Will Compton stepped up big as the starting linebacker in that time, Trayvon Mullen played nearly as well as any cornerback in the league, and a Maxx Crosby-led defensive line rotation continued to show growth and promise.

Against Denver, when the Raiders needed the defense to hold and get a stop, they came up clutch. If they can carry that momentum into 2020, that would be a massive step forward for the franchise.


Stalled out drives

The main reason the Raiders lost this one was their inability to convert on long drives in the first half. It seems that once Foster Moreau was lost for the season, the Raiders red zone offense took a massive hit they couldn’t recover from.

The Raiders opened the game with a promising, methodical drive, but Carr overthrew Renfrow on a 3rd and 1 and a shanked field goal from Daniel Carlson left the game scoreless. After Waller’s 75-yard catch, the team only ended up with 3 points.

Then later on in the half, the team was unable to convert from in close after a pair of controversial calls gave the Broncos the ball back at their own 1-yard line. And to start the second half, the Raiders couldn’t capitalize on a 36-yard run from DeAndre Washington with any points.

Explosive have been hard to come by for this team, so getting only 3 points out of a pair of plays over 35 yards is not ideal. It came back to bite them in the ass.

Every call going against the Raiders

I’ve never been one to point at the refs as the reason for a win or a loss, but it’s starting to seem a little out of hand.

I don’t think the NFL itself is conspiring against the Raiders and trying to make them lose games. That’s crazy talk. The league office knows that NFL football is better when the Raiders are winning games.

Since the Tuck Rule game, it kind of feels like NFL officials have it out for the Raiders. Perhaps it’s because that game changed the way officiating is handled in the modern era, or because the passionate fanbase gave officials so much grief. Whatever it is, that’s my theory of why the Raiders are irrationally picked on by referees.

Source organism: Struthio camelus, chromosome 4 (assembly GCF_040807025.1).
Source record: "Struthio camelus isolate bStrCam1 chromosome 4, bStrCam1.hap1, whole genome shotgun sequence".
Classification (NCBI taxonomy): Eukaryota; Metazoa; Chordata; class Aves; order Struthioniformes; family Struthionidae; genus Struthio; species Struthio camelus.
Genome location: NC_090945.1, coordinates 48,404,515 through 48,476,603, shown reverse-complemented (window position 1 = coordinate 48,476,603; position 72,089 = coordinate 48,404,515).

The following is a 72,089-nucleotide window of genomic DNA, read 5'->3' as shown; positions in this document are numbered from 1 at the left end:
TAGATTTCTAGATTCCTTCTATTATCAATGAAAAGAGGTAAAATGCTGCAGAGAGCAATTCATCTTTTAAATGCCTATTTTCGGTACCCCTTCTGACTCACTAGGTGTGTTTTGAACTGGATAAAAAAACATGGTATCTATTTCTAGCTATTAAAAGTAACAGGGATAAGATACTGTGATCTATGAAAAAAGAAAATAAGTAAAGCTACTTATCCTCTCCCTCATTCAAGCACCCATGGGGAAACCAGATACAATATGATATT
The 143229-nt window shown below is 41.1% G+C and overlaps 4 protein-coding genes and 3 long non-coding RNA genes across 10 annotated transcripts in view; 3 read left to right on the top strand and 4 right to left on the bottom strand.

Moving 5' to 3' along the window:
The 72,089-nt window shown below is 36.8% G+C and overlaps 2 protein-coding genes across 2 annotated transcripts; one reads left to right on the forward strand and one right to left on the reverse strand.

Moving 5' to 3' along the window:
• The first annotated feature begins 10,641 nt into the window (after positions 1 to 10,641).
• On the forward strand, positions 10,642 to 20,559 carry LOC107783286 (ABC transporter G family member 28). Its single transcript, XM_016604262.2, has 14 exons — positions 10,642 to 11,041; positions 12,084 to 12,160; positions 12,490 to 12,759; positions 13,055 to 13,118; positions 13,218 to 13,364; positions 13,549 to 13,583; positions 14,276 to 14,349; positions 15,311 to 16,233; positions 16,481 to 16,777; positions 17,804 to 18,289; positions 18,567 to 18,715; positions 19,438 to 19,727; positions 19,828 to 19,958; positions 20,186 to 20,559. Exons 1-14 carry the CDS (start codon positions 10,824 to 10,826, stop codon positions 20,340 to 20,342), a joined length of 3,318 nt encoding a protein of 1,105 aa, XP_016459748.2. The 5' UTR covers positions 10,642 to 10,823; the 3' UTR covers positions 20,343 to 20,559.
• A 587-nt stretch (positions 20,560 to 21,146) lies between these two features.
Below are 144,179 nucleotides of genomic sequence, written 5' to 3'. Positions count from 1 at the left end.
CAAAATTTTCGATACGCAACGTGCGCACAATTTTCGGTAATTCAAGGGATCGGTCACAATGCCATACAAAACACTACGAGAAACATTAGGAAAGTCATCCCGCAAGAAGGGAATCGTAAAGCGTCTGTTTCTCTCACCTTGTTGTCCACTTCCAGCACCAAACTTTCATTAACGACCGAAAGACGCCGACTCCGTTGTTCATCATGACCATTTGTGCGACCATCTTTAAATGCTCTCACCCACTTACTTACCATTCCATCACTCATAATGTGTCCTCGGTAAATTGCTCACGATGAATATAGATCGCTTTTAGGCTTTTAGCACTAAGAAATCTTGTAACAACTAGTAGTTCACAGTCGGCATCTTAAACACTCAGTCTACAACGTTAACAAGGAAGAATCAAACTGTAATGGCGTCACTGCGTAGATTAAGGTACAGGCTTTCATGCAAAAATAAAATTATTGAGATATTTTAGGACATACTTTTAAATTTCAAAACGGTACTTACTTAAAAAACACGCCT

It’s appeared to be the case all season, and today was no different. From Renfrow’s overturned touchdown, to the lack of a reversal on Alec Ingold’s would-be touchdown, to an interference penalty against Trayvon Mullen that giftwraped the Broncos only touchdown, the referees put their own stamp on this game.

Third quarter blues

This might just be the frustration of the season. The Raiders finished the 2019 season with only 27 points scored in the third quarter, their third lowest mark ever in that frame.

At many different points, the Raiders would find themselves in promising situations heading into halftime, only to put up a goose egg in the third quarter as they let things slip away. That low point total suggests a strong ability by opposing defenses to adapt to the Raiders offense, and a propensity for Gruden to get ultra conservative at the worst times.

When the Raiders should have been stepping on the gas, they put the offense in neutral and rolled down a hill of shit most of the time.

If the Raiders were even league average in the third quarter, they’d likely be headed to the playoffs right now.


  • Derek Carr will start Week 1 in 2020
  • Paul Guenther keeps his job, much to the chagrin of fans
  • Darren Waller’s Madden speed rating gets bumped up from 88 to at least 91